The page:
Originally performed at the Bush Theatre in 2015, Marco Ramirez’ play The Royale is being revived, during the Bush’s period of refurbishment, at the Tabernacle in Notting Hill. It’s a good sign when a new play is revived so soon after its initial performance, and I had high hopes for it.
The play is inspired by the real-life story of Jack Johnson, the first African-American world heavyweight boxing champion. The stage is laid out like a boxing ring, with the audience on all four sides, and the play is told in six rounds. We meet champion boxer Jay ‘The Sport’ Jackson as he fights with a challenger – some clever stagecraft at work – and gives us an insight into his determined personality. He employs the unsuccessful challenger Fish as a sparring partner, and with the help of his trainer Wynton and manager Max sets out to bring the reigning champion out of retirement for one more bout. The only problem – he’s white, and might not take kindly to a challenge from a black man.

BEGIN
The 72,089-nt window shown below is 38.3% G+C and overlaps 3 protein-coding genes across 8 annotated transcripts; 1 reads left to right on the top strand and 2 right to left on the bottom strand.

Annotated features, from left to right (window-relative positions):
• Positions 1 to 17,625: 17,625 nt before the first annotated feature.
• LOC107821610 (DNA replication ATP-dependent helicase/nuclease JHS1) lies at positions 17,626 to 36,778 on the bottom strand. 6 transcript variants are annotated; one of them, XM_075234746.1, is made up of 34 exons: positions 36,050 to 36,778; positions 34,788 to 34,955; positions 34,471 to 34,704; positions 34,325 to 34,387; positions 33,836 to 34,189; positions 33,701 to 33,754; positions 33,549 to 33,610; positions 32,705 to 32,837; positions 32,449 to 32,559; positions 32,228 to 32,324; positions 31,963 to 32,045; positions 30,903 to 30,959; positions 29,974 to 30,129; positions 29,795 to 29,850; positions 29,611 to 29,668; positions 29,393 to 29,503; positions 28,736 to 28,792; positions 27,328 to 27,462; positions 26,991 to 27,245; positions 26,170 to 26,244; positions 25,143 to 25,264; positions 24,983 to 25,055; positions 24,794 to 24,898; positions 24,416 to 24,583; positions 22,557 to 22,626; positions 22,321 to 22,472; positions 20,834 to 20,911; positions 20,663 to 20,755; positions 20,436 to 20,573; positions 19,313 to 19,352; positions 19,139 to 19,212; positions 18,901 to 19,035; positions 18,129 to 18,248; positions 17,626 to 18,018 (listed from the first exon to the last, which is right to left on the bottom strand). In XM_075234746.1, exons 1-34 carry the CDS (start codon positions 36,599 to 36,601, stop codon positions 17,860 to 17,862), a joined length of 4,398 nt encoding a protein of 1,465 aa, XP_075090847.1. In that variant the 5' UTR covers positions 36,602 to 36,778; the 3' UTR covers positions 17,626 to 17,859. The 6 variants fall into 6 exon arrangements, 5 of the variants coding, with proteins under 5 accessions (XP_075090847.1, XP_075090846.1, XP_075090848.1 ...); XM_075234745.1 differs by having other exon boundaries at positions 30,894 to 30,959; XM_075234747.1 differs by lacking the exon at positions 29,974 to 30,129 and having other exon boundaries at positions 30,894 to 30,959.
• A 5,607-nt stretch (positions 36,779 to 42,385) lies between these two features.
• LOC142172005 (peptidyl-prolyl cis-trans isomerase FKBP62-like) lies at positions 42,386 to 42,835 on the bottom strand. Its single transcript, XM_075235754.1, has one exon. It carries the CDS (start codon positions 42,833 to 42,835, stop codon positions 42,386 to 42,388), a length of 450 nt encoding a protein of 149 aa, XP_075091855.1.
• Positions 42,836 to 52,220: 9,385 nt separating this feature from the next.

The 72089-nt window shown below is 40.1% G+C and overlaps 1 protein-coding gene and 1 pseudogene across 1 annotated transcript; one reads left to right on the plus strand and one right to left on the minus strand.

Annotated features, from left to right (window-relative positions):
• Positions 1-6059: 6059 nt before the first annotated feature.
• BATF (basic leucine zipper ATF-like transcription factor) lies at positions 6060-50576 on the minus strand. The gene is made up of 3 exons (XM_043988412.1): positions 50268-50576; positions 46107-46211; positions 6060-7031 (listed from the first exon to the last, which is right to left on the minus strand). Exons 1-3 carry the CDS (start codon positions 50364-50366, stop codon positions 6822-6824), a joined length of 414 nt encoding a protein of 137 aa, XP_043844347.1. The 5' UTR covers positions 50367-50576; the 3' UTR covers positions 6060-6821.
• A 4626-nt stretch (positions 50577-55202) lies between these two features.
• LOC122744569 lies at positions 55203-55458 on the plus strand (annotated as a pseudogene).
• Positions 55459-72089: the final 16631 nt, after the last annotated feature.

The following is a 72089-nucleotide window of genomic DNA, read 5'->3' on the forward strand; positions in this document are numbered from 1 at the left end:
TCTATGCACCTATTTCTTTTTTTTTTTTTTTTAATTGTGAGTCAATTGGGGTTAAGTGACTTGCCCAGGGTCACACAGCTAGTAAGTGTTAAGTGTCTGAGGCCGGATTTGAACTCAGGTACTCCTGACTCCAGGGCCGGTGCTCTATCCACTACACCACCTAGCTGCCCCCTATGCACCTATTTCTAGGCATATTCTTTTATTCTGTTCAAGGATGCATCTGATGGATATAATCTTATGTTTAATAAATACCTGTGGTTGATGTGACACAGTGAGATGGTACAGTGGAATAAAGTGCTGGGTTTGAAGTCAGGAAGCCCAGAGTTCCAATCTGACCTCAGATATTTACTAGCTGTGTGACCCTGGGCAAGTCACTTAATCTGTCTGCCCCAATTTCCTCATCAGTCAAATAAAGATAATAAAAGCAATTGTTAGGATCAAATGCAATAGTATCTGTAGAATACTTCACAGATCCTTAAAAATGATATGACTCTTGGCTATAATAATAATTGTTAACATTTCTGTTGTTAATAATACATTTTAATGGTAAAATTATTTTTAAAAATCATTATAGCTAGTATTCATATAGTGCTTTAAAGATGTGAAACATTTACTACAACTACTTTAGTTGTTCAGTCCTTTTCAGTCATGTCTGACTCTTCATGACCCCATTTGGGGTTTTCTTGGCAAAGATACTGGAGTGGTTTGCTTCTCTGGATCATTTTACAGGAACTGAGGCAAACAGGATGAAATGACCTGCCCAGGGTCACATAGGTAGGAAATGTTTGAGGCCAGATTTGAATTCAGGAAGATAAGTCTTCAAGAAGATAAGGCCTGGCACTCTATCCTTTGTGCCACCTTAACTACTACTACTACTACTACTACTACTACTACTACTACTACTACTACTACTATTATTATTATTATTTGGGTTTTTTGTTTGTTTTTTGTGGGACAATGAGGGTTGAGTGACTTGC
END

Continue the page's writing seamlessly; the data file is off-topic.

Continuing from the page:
The play grips from the start, giving us an insight into Jay’s mind and the forces empowering him in his determination to become the boxing champion. The performances are strong, particularly Nicholas Pinnock as Jay. The Royale uses boxing as a metaphor for black success which breeds resentment among the white community – unfortunately highly relevant in today’s climate. It weaves scenes within one another in a highly skilled way, leading to a powerful ending. At only ninety minutes long, the play certainly packs a punch – excuse the pun – and will be one of the more memorable theatrical experiences I’ve had this year.